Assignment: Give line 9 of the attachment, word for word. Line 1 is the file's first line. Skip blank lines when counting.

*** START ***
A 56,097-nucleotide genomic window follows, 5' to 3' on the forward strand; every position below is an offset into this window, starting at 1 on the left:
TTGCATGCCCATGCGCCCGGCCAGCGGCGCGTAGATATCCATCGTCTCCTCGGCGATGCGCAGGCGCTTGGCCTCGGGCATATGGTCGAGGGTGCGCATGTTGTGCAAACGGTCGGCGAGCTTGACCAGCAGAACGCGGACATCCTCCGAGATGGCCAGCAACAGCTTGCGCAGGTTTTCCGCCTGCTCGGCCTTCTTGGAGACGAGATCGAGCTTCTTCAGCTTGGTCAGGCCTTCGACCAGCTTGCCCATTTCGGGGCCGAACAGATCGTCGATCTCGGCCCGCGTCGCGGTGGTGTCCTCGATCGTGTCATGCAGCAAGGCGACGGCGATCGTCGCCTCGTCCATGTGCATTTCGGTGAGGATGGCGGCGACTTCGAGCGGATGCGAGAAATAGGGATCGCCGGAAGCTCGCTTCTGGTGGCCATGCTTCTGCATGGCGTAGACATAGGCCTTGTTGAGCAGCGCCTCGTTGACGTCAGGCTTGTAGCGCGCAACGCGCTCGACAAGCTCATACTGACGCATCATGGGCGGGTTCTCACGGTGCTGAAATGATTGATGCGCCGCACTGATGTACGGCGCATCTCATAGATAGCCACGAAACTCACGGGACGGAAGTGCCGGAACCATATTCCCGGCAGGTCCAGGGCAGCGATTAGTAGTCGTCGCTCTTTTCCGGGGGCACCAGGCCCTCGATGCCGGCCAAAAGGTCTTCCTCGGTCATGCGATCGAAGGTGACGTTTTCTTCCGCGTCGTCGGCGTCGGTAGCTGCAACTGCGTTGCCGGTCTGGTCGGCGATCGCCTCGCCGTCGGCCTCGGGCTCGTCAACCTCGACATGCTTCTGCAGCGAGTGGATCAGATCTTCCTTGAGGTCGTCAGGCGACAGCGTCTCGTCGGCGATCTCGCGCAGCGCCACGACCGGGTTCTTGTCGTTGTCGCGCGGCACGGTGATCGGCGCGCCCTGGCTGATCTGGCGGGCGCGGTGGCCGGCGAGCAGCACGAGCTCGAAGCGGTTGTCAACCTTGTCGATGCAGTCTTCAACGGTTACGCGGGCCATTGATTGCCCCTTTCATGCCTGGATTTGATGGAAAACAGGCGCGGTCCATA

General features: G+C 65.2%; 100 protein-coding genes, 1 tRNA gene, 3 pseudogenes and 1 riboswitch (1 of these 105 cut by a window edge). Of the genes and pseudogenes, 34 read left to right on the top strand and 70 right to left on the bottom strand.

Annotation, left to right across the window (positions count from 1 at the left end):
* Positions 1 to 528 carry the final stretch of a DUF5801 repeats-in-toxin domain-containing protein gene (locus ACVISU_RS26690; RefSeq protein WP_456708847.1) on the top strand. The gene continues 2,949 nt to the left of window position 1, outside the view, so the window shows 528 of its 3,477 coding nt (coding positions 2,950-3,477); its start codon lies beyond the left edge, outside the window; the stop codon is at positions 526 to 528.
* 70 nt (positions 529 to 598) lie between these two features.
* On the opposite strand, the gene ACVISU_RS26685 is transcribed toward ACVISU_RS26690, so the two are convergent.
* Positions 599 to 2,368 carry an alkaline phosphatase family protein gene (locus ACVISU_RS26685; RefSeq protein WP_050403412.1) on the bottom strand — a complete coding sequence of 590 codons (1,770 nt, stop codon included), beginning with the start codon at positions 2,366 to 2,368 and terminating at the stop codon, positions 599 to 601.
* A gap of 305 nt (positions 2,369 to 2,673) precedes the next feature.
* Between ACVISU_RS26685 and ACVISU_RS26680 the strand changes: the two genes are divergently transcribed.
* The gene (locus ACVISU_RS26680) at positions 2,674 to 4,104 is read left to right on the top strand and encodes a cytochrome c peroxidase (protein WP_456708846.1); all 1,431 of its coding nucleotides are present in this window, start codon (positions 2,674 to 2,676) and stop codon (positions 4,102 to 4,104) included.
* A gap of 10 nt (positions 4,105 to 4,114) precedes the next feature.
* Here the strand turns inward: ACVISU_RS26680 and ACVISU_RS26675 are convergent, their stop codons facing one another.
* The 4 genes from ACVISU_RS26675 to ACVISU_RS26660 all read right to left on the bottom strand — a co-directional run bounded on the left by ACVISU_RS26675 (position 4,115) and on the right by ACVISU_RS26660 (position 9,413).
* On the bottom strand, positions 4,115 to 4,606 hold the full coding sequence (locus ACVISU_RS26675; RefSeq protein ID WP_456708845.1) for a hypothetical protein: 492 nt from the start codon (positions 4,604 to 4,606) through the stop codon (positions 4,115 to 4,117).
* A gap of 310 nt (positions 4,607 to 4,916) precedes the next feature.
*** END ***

* A gap of 305 nt (positions 2,369 to 2,673) precedes the next feature.